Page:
Cooperatives are enjoying a moment

Once charities were seen as the magic bullet for public service reform. But now their place seems to have been usurped by another part of the third sector: cooperatives.  

Last month, Shadow Chancellor George Osborne promised to free public sector staff to form employee-led “John Lewis” style co-operatives and sell their services back to the taxpayer. The Social Enterprise Coalition is right behind the idea.

But while all attention seems focused on the mutualisation of the public sector, some are asking whether it is the private sector that is most ripe to benefit from the adoption of the cooperative ethos and structure. Last month, to rather less fanfare, umbrella body Cooperatives UK called for legislation to give football supporters the right to convert  their clubs into cooperatives, provided 75 per cent of season ticket holders were in favour. The market failure which has seen clubs like Portsmouth brought to the brink by reckless owners could be replaced, the argument goes, by genuinely responsible ownership.

Another campaign, run by the Alliance for Finance, is calling for the re-mutualisation of Northern Rock, the building society-turned-bank that sparked off the financial crisis in 2008. Instead of being sold back to the private sector, argues secretary Russell Greig, “the new company could be turned into a community-owned organisation, serving the needs of the communities and able to re-invest in them.”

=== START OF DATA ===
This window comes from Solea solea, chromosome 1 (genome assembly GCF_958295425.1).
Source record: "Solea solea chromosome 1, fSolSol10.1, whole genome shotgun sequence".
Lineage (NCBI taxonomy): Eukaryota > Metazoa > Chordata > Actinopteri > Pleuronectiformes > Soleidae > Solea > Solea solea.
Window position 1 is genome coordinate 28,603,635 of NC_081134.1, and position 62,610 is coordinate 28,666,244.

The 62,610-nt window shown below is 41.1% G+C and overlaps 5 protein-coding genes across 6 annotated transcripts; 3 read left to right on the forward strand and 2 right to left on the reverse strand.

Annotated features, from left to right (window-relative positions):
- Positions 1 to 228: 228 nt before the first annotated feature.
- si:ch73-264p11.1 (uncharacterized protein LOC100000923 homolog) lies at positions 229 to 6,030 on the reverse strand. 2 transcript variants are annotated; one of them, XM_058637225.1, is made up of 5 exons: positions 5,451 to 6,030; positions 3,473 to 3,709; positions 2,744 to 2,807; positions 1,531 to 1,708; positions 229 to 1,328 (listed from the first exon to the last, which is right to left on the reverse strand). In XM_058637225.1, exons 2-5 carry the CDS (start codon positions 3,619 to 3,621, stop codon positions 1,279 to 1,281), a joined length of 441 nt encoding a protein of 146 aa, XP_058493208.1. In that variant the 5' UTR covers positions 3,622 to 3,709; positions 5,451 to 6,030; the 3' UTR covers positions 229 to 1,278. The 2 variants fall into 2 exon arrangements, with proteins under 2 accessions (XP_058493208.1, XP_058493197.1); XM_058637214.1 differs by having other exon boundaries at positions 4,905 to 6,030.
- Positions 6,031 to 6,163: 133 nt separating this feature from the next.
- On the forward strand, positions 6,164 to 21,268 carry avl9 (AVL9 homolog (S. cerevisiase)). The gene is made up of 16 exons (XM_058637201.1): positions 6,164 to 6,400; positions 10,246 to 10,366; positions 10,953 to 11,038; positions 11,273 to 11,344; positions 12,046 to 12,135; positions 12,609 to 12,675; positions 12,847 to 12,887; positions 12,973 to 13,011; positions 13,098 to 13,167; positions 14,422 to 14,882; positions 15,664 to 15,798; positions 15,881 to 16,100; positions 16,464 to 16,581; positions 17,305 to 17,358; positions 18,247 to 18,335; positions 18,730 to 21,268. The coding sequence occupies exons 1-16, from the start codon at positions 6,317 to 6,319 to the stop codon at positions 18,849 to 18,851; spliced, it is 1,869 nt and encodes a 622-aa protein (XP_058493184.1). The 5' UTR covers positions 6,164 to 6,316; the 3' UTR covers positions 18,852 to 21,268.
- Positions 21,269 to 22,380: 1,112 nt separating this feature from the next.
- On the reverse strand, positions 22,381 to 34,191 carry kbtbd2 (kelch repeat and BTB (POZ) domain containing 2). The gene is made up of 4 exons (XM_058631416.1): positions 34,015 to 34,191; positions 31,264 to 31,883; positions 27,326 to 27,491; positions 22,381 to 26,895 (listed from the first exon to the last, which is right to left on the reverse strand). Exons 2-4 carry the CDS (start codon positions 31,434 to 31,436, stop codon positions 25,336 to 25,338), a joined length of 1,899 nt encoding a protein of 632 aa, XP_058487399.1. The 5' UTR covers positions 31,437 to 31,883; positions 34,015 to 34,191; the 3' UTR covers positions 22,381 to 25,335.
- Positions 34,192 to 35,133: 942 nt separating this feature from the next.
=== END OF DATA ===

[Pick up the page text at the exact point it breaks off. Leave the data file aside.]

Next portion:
In their influential new book, The Spirit Level: Why Equality is Better for Everyone, epidemiologists Richard Wilkinson and Kate Pickett argue that “the concept of a company being owned by outside investors has implications that look increasingly anachronistic.”

Citing the success of cooperative experiments such as the huge Mondragon Cooperative group in Spain, they call for tax incentives and legal support to begin a gradual conversion of the economy to employee ownership and control. Much like John Lewis, in fact. Current record levels of inequality would be radically reduced, people would regain the sense of being part of a community, and other social blights such as mental ill health and crime would be alleviated.

The intellectual inspiration behind Osborne’s cooperative proposals is Red Tory Phillip Blond, whose pamphlet, The Ownership State pre-figured the Tory plans. But Blond’s lesser known opponent, Blue Labour’s Maurice Glasman, is also an advocate of mutualisation. He argues that all institutions, public and private, with more than 50 employees, should adopt a new form of governance, giving equal weight to workers, owners and the local community on their boards.

Mutualism could be the idea of the future. Just in more radical ways than George Osborne had in mind.